Why is liberal Democrat-Gazette columnist John Brummett spending so much time defending Governor Asa Hutchinson? Maybe because, as a liberal he likes Asa’s big government policies and Asa thwarting legislation by social conservatives.
And, why would a liberal defend raising the tax on groceries? Because it will “broaden the tax base” which means more money to grow government.
Brummett’s article: “Talk on taxes, minus spin”[i] has more spin than a laundromat at the end of a long weekend.
Let’s look at Brummett’s spin for higher grocery taxes and his spin to try to distance the Governor from the tax task force and the consideration of higher grocery taxes.
Make sure you read the bottom of the article showing how few states fully tax groceries and and that in most states groceries are fully exempt from taxes.
His Spin for Asa
Brummett claims raising the grocery tax with an income tax credit for low-income people is a great idea. But in case your are not convinced and are still mad about grocery tax discussions, Brummett doesn’t want you to blame Governor Hutchinson.
He tries to minimize Asa’s involvement in the task force by saying: “It is true that he supported establishing a legislative tax force..” No, the Governor didn’t just “support” creation of the task force. The tax task force is the Governor’s brain child – his baby.
- Asa is the one who proposed it.
- Asa is the one who set the parameters for its work.
- Asa either had his staff draft the legislation or put his stamp of approval on the details before he publicly proposed the task force. The legislation was ready to go because the multi-page bill was filed the following day.
- Asa’s desire to create a task force only makes sense if Asa was trying to stack the membership and get the result he wanted. There was zero need for a task force. The legislature already has long established and capable committees with the duty to study tax issues.
From the beginning Asa’s task force idea was a switcheroo. The Democrat-Gazette reported the idea came about to placate some Republican legislators who wanted to propose more tax relief in 2007.[iv] (Let’s study it – punt it down the road two years.) The only thing the legislators who wanted more tax cuts got was a task force that included the word “relief” in its name, while the mission of the task force, set by the Governor, doesn’t include anything about giving tax relief from Arkansas’ already high taxes.
His Spin for higher grocery taxes
In claiming that raising your grocery taxes is a great idea, Brummett cites a 2007 idea by Democrat Benny Petrus, when he was Speaker of the House of Representatives. “Rather than generally drawing down the sales tax on groceries for everybody, he proposed that we deliver targeted income-tax cuts only to low-income people.”
- Brummett knows but fails to mention that Speaker Petrus ultimately voted FOR the grocery tax cut in 2007. Speakers don’t always vote on bills, but Petrus made sure he was recorded as FOR. In the House, the grocery tax cut got 99 of 100 votes. The only reason it wasn’t unanimous was because one Representative was absent. It had already received unanimous approval in the Senate.
- Brummett knows but fails to mention that through political negotiations the grocery tax cut bill was part of a package of tax relief bills that also included …….. tax relief for low income persons.[ii]
- Brummett flip-flopped on grocery taxes. Now that he is trying to defend Asa, Brummett says higher grocery taxes with a low-income tax credit is a great idea. Brummett used to think lower grocery taxes were not only a good idea, but a greater moral imperative than income tax reductions, saying: “Income-tax reductions are not even the right tax-cut priority. Gov. Mike Beebe’s continued drawdown of the sales tax on people’s grocery food items remains the greater moral imperative. “[iii]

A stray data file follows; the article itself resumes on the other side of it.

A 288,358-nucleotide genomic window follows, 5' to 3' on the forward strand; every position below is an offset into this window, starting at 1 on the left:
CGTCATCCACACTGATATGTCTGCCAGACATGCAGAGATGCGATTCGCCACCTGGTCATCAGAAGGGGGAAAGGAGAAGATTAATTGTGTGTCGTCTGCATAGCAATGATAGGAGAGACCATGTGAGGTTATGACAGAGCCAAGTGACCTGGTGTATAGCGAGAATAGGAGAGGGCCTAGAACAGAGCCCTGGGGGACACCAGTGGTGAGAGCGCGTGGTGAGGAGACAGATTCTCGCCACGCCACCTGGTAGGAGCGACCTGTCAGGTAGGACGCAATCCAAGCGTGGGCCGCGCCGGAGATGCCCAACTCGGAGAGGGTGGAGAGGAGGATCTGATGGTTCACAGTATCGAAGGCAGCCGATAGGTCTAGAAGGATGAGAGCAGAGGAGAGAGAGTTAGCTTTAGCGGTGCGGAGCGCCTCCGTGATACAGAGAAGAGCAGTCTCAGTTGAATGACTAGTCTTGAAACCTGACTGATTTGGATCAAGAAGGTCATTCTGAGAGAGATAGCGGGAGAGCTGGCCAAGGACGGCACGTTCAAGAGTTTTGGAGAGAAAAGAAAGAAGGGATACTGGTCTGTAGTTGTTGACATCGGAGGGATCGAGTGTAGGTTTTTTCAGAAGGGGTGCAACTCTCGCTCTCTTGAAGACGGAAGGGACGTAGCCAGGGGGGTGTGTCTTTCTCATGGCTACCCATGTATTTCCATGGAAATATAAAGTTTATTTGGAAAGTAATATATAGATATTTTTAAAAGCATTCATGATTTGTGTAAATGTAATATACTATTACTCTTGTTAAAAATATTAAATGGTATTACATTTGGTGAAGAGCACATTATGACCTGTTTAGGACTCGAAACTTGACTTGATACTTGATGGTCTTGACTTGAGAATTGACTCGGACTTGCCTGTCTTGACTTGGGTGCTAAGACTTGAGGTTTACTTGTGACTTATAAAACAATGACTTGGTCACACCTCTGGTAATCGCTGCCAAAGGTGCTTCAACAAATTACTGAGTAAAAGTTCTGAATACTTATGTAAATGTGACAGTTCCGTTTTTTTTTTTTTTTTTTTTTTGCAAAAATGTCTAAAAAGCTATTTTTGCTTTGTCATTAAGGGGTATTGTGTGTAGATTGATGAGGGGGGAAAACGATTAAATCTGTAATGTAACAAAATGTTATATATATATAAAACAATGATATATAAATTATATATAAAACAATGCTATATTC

We are being sold the idea that raising grocery taxes in exchange for a low-income tax credit is a good thing. Not only is it a bad plan for anyone above the low-income level, it is a bad plan for low-income people. Let’s consider the grocery tax versus the income tax credit:
- With an income tax credit instead of lower grocery taxes, essentially low-income people would pay higher grocery taxes all year and then are eligible for an income tax credit the next year.
- There is no guarantee the tax credit would equal their benefit from lower grocery taxes. An income tax credit is just an arbitrary number based on an arbitrary calculation. It is not based on how much additional grocery tax the person actually paid. The Governor and legislature could set that number anywhere and could be very low.
- A taxpayer barely above the income limit for the tax credit would suffer the full brunt of the higher grocery tax and get no income tax credit.
- The benefit to the taxpayer from a reduced tax on groceries will grow to meet inflation. As the cost of food goes up the savings from the lower grocery tax keeps up with inflation. The benefit from an income tax is stagnate unless some arbitrary inflation factor is added, and even with an inflation factor it may not keep up with inflation.
Don’t be fooled. When big government advocates talk about raising grocery tax and giving low-income tax people a tax credit, it is NOT about helping low income people. It is about broadening the tax base to get MORE money of your money to grow government.
People despise grocery taxes
John Brummett and Governor Asa Hutchinson are out of touch with what people in Arkansas and around the country think about grocery taxes. Grocery taxes are despised.
Most states completely exempt groceries from both state and local sales tax.
Take a look at how poorly Arkansas compares with the rest of the nation.
Click on picture to see Tax Foundation’s report with full sized map.